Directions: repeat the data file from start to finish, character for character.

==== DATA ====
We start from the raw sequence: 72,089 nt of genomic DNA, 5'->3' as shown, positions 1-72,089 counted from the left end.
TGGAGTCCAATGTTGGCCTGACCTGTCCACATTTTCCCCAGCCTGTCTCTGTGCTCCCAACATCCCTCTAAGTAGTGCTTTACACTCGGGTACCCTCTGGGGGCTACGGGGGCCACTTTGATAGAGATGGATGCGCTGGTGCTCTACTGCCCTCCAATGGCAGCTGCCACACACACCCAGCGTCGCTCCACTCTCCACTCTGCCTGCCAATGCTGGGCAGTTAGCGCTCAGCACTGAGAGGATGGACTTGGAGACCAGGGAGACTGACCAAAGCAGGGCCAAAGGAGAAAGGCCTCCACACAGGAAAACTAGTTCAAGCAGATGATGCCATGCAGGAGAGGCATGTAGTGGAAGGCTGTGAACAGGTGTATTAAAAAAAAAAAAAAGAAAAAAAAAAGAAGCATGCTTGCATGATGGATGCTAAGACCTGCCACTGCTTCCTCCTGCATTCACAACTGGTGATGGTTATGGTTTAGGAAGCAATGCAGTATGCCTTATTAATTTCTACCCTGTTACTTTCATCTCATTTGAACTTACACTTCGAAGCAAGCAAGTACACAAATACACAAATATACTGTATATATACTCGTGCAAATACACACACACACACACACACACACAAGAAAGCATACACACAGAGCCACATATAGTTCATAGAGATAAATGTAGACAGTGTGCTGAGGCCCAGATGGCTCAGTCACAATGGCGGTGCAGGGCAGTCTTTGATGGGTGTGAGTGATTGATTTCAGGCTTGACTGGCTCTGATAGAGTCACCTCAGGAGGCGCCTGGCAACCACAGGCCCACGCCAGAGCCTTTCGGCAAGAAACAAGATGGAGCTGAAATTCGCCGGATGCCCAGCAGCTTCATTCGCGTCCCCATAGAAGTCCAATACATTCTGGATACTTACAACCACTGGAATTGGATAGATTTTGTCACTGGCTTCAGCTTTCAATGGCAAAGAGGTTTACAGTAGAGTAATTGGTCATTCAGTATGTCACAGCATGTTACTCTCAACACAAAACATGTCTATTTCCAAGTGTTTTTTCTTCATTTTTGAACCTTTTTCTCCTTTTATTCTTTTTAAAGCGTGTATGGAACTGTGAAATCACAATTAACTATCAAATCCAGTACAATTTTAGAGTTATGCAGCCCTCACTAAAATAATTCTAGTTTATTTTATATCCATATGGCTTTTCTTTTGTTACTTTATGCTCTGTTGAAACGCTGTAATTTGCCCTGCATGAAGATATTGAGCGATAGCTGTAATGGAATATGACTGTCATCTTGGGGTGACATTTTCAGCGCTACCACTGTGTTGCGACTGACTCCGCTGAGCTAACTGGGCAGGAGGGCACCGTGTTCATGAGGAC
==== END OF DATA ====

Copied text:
We start from the raw sequence: 72,089 nt of genomic DNA, 5'->3' as shown, positions 1-72,089 counted from the left end.
TGGAGTCCAATGTTGGCCTGACCTGTCCACATTTTCCCCAGCCTGTCTCTGTGCTCCCAACATCCCTCTAAGTAGTGCTTTACACTCGGGTACCCTCTGGGGGCTACGGGGGCCACTTTGATAGAGATGGATGCGCTGGTGCTCTACTGCCCTCCAATGGCAGCTGCCACACACACCCAGCGTCGCTCCACTCTCCACTCTGCCTGCCAATGCTGGGCAGTTAGCGCTCAGCACTGAGAGGATGGACTTGGAGACCAGGGAGACTGACCAAAGCAGGGCCAAAGGAGAAAGGCCTCCACACAGGAAAACTAGTTCAAGCAGATGATGCCATGCAGGAGAGGCATGTAGTGGAAGGCTGTGAACAGGTGTATTAAAAAAAAAAAAAAGAAAAAAAAAAGAAGCATGCTTGCATGATGGATGCTAAGACCTGCCACTGCTTCCTCCTGCATTCACAACTGGTGATGGTTATGGTTTAGGAAGCAATGCAGTATGCCTTATTAATTTCTACCCTGTTACTTTCATCTCATTTGAACTTACACTTCGAAGCAAGCAAGTACACAAATACACAAATATACTGTATATATACTCGTGCAAATACACACACACACACACACACACACAAGAAAGCATACACACAGAGCCACATATAGTTCATAGAGATAAATGTAGACAGTGTGCTGAGGCCCAGATGGCTCAGTCACAATGGCGGTGCAGGGCAGTCTTTGATGGGTGTGAGTGATTGATTTCAGGCTTGACTGGCTCTGATAGAGTCACCTCAGGAGGCGCCTGGCAACCACAGGCCCACGCCAGAGCCTTTCGGCAAGAAACAAGATGGAGCTGAAATTCGCCGGATGCCCAGCAGCTTCATTCGCGTCCCCATAGAAGTCCAATACATTCTGGATACTTACAACCACTGGAATTGGATAGATTTTGTCACTGGCTTCAGCTTTCAATGGCAAAGAGGTTTACAGTAGAGTAATTGGTCATTCAGTATGTCACAGCATGTTACTCTCAACACAAAACATGTCTATTTCCAAGTGTTTTTTCTTCATTTTTGAACCTTTTTCTCCTTTTATTCTTTTTAAAGCGTGTATGGAACTGTGAAATCACAATTAACTATCAAATCCAGTACAATTTTAGAGTTATGCAGCCCTCACTAAAATAATTCTAGTTTATTTTATATCCATATGGCTTTTCTTTTGTTACTTTATGCTCTGTTGAAACGCTGTAATTTGCCCTGCATGAAGATATTGAGCGATAGCTGTAATGGAATATGACTGTCATCTTGGGGTGACATTTTCAGCGCTACCACTGTGTTGCGACTGACTCCGCTGAGCTAACTGGGCAGGAGGGCACCGTGTTCATGAGGAC